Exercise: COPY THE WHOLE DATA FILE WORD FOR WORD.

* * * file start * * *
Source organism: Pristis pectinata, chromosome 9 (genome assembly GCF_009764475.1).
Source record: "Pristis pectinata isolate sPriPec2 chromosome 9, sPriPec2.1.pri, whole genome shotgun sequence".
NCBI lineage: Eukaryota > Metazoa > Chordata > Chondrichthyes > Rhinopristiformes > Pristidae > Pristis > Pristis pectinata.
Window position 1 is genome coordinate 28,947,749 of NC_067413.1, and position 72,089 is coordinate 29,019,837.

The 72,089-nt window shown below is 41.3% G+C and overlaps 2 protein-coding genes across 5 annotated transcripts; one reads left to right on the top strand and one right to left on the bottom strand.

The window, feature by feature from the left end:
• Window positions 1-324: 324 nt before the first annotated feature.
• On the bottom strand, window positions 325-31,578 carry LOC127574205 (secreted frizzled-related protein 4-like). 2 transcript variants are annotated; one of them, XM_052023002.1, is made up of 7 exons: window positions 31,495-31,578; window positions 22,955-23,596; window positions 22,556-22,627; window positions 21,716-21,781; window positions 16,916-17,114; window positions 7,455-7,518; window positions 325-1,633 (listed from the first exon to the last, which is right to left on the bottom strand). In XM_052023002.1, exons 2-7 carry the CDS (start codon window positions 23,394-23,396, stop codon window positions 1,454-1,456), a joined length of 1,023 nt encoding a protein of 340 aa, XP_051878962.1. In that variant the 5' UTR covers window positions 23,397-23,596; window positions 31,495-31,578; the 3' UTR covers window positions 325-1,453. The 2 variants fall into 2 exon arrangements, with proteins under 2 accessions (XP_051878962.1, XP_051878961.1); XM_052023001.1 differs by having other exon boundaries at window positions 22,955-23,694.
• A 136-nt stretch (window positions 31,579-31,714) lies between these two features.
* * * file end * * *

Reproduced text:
Source organism: Pristis pectinata, chromosome 9 (genome assembly GCF_009764475.1).
Source record: "Pristis pectinata isolate sPriPec2 chromosome 9, sPriPec2.1.pri, whole genome shotgun sequence".
NCBI lineage: Eukaryota > Metazoa > Chordata > Chondrichthyes > Rhinopristiformes > Pristidae > Pristis > Pristis pectinata.
Window position 1 is genome coordinate 28,947,749 of NC_067413.1, and position 72,089 is coordinate 29,019,837.

The 72,089-nt window shown below is 41.3% G+C and overlaps 2 protein-coding genes across 5 annotated transcripts; one reads left to right on the top strand and one right to left on the bottom strand.

The window, feature by feature from the left end:
• Window positions 1-324: 324 nt before the first annotated feature.
• On the bottom strand, window positions 325-31,578 carry LOC127574205 (secreted frizzled-related protein 4-like). 2 transcript variants are annotated; one of them, XM_052023002.1, is made up of 7 exons: window positions 31,495-31,578; window positions 22,955-23,596; window positions 22,556-22,627; window positions 21,716-21,781; window positions 16,916-17,114; window positions 7,455-7,518; window positions 325-1,633 (listed from the first exon to the last, which is right to left on the bottom strand). In XM_052023002.1, exons 2-7 carry the CDS (start codon window positions 23,394-23,396, stop codon window positions 1,454-1,456), a joined length of 1,023 nt encoding a protein of 340 aa, XP_051878962.1. In that variant the 5' UTR covers window positions 23,397-23,596; window positions 31,495-31,578; the 3' UTR covers window positions 325-1,453. The 2 variants fall into 2 exon arrangements, with proteins under 2 accessions (XP_051878962.1, XP_051878961.1); XM_052023001.1 differs by having other exon boundaries at window positions 22,955-23,694.
• A 136-nt stretch (window positions 31,579-31,714) lies between these two features.